UWCA President, Pete Manzo, “We applaud Governor Newsom for proposing this second round of Golden State Stimulus. While California’s state revenues have exceeded expectations, low-income families have suffered due to the economic disruption caused by the pandemic. We know that flexible cash support is the best way to assist working families and boost local economies. We are pleased that California extended eligibility for the CalEITC, Young Child Tax Credit and Golden State Stimulus to ITIN filers, but we urge the Governor and Legislators to do more for our undocumented neighbors. Many essential employees, who have put their lives at risk on a regular basis throughout the pandemic, are undocumented. Indeed, California’s undocumented workers contributes more than $3.7 billion a year to California’s budget through state and local taxes, yet they have been excluded from thousands of dollars in state and federal aid this past year.”
The Governor's proposal, which we will learn more about in the coming days as the May Revision is published in full, lays the groundwork for a serious investment in hurting households. However, in order to put economic equity into action, we need to see a second Golden State Stimulus that targets resources to people who continue to be excluded from federal relief, including residents who use an Individual Taxpayer Identification Number (ITIN) and their families, as well as residents that do not yet possess an ITIN.
The next GSS should be inclusive and ensure equitable distribution of funds for undocumented workers who, despite accounting for nearly 1 in 10 workers throughout California, were excluded from receiving federal stimulus and Unemployment Insurance, critical lifelines to families during the pandemic. Therefore, this new stimulus package should include $1,800 per adult and child to ITIN filers with incomes up to $75,000 and $3,200 for all excluded Californians, which would reach residents that do not have an ITIN. Lastly, this new stimulus should explore providing wage replacement payments for excluded workers up to $13,308 given undocumented workers were excluded from unemployment insurance.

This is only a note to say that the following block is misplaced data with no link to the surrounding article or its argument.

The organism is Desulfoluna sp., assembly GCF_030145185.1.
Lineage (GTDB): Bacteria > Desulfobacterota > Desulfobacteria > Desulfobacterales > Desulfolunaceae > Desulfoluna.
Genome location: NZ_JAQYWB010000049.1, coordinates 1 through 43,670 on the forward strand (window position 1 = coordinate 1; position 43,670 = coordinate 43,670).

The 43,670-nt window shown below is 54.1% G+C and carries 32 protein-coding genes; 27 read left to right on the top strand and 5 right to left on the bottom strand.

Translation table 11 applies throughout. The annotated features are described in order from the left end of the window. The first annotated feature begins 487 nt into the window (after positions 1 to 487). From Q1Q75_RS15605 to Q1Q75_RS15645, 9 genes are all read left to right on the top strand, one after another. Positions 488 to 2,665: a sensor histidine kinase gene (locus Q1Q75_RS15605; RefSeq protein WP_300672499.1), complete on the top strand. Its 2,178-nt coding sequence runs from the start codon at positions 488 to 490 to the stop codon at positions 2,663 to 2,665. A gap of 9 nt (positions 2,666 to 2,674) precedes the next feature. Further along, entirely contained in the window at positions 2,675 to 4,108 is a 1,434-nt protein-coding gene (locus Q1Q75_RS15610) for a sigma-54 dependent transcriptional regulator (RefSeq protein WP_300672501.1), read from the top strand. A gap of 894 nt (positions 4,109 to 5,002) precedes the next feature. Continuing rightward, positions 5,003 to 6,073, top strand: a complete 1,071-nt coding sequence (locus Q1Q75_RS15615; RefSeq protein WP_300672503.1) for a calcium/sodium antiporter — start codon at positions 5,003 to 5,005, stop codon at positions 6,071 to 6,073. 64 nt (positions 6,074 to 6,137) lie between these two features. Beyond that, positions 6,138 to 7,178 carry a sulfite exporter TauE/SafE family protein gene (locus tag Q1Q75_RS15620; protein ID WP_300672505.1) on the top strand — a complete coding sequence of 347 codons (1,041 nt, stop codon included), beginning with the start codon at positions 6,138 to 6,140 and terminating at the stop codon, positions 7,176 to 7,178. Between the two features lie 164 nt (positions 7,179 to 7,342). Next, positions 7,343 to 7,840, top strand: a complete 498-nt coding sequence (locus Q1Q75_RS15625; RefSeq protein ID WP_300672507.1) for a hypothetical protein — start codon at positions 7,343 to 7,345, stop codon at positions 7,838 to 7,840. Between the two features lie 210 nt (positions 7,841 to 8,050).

These dollars would go to work quickly to support local economies, including many small businesses, as low-income households often have a much higher expenditure multiplier effect on their surrounding community. Therefore, the more stimulus these people receive, the more their local economy will benefit and grow.
Core to the goals of the CalEITC Coalition is economic justice and equity and we acknowledge the incredible work and hardship that too many in our community are having to undertake because they are excluded from federal relief payments and Unemployment Insurance. This lays out a clear path for us as advocates and organizers to lift up the voices of impacted communities and to codesign a more inclusive and equitable system of tax credits, relief, and wage replacement. We are eager to engage fully in the budget process in the California State Legislature and help inform critical investments in the budget that is sent to Governor Newsom in June for his signature.
The CalEITC Coalition was formed in 2015 and is comprised of over 60 policy advocates, immigrant rights, low-income service providers, labor representatives, and community-based and faith-based organizations.